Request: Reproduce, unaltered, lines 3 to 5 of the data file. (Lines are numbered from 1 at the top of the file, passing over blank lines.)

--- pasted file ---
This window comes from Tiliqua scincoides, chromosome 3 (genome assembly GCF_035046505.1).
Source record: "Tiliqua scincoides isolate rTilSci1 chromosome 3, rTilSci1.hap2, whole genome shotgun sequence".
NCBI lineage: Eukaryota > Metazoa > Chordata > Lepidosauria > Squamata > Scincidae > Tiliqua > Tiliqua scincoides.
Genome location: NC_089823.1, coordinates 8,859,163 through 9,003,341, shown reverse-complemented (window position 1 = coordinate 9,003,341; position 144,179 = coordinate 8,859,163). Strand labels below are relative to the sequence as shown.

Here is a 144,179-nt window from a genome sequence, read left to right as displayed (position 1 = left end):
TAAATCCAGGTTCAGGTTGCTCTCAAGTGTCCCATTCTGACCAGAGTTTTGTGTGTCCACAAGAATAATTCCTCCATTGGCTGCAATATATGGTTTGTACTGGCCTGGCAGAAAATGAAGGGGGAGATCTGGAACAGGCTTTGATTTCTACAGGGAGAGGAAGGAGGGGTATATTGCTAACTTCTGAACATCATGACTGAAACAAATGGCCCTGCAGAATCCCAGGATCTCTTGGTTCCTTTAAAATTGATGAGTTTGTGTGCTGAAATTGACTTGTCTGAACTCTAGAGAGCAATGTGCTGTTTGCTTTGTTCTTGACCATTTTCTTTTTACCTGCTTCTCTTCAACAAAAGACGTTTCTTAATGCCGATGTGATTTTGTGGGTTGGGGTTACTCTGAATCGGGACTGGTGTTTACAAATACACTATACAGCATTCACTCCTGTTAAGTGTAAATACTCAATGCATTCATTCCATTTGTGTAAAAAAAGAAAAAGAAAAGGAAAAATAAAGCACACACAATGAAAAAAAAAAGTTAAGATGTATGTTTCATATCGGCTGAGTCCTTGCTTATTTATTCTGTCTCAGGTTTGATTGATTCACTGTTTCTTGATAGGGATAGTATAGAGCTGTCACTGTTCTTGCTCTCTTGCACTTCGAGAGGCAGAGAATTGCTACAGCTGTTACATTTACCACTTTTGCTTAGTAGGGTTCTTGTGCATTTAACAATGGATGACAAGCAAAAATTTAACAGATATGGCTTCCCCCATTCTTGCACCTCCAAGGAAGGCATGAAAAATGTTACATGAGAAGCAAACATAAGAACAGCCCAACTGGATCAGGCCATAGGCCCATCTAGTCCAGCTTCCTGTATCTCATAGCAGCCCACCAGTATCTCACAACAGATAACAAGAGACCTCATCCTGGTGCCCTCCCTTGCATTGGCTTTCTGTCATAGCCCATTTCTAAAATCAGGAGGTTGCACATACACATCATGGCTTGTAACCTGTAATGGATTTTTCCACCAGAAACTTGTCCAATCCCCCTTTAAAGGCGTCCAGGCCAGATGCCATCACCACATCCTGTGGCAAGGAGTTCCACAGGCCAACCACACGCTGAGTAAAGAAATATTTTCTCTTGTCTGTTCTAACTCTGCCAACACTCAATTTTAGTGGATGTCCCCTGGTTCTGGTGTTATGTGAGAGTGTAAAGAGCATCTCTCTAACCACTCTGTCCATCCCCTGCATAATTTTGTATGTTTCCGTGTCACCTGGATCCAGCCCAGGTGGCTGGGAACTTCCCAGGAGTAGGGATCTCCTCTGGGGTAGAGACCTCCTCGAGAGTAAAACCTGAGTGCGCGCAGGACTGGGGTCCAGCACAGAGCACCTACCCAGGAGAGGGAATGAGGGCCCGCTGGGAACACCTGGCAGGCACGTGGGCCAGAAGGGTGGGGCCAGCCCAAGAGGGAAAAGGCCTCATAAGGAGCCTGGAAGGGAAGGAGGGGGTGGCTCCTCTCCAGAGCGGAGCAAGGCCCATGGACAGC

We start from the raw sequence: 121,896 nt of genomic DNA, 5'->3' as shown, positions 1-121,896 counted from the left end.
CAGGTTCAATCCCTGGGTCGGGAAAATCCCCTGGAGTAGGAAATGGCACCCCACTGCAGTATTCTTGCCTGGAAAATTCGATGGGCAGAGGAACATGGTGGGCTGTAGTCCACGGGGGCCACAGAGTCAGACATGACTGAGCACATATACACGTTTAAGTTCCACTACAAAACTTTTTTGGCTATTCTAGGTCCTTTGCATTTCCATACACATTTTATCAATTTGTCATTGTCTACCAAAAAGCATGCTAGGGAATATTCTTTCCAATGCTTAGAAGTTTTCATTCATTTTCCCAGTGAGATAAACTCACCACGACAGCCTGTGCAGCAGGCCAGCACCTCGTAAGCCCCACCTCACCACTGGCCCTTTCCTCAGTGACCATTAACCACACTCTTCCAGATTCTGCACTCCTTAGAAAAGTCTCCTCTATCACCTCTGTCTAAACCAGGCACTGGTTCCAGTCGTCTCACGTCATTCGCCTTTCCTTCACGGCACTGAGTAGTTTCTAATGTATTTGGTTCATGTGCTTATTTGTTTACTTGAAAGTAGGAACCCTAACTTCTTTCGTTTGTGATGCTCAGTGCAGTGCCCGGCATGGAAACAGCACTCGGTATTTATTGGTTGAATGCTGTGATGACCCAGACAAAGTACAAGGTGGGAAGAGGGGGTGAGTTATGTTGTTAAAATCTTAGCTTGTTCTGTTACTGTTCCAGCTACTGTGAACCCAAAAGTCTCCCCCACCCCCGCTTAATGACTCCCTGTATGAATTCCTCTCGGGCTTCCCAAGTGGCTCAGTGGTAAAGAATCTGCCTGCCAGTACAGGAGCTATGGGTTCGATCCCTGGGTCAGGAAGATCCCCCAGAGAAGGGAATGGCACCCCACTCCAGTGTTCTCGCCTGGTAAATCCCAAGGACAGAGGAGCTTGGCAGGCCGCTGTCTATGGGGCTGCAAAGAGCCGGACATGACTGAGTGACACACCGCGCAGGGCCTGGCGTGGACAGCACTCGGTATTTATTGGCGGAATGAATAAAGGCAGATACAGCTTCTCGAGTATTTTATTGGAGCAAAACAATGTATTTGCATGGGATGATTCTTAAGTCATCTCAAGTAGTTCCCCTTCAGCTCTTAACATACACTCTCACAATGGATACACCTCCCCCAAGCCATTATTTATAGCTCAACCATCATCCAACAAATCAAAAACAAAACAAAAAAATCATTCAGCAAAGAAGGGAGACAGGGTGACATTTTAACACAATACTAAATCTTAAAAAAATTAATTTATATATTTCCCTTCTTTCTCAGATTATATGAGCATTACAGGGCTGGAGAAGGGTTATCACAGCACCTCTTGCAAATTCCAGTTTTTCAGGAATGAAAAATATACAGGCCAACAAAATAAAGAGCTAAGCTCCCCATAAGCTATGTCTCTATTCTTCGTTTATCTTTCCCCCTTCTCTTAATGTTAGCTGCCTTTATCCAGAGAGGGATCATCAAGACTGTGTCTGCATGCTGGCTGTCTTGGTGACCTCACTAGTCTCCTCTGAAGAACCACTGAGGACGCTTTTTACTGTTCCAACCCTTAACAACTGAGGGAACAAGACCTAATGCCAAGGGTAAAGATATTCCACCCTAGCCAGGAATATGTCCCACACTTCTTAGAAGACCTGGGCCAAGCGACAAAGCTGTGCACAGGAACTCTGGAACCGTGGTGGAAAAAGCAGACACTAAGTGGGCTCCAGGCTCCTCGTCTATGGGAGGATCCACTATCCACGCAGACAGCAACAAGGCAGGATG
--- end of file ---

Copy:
NCBI lineage: Eukaryota > Metazoa > Chordata > Lepidosauria > Squamata > Scincidae > Tiliqua > Tiliqua scincoides.
Genome location: NC_089823.1, coordinates 8,859,163 through 9,003,341, shown reverse-complemented (window position 1 = coordinate 9,003,341; position 144,179 = coordinate 8,859,163). Strand labels below are relative to the sequence as shown.

Here is a 144,179-nt window from a genome sequence, read left to right as displayed (position 1 = left end):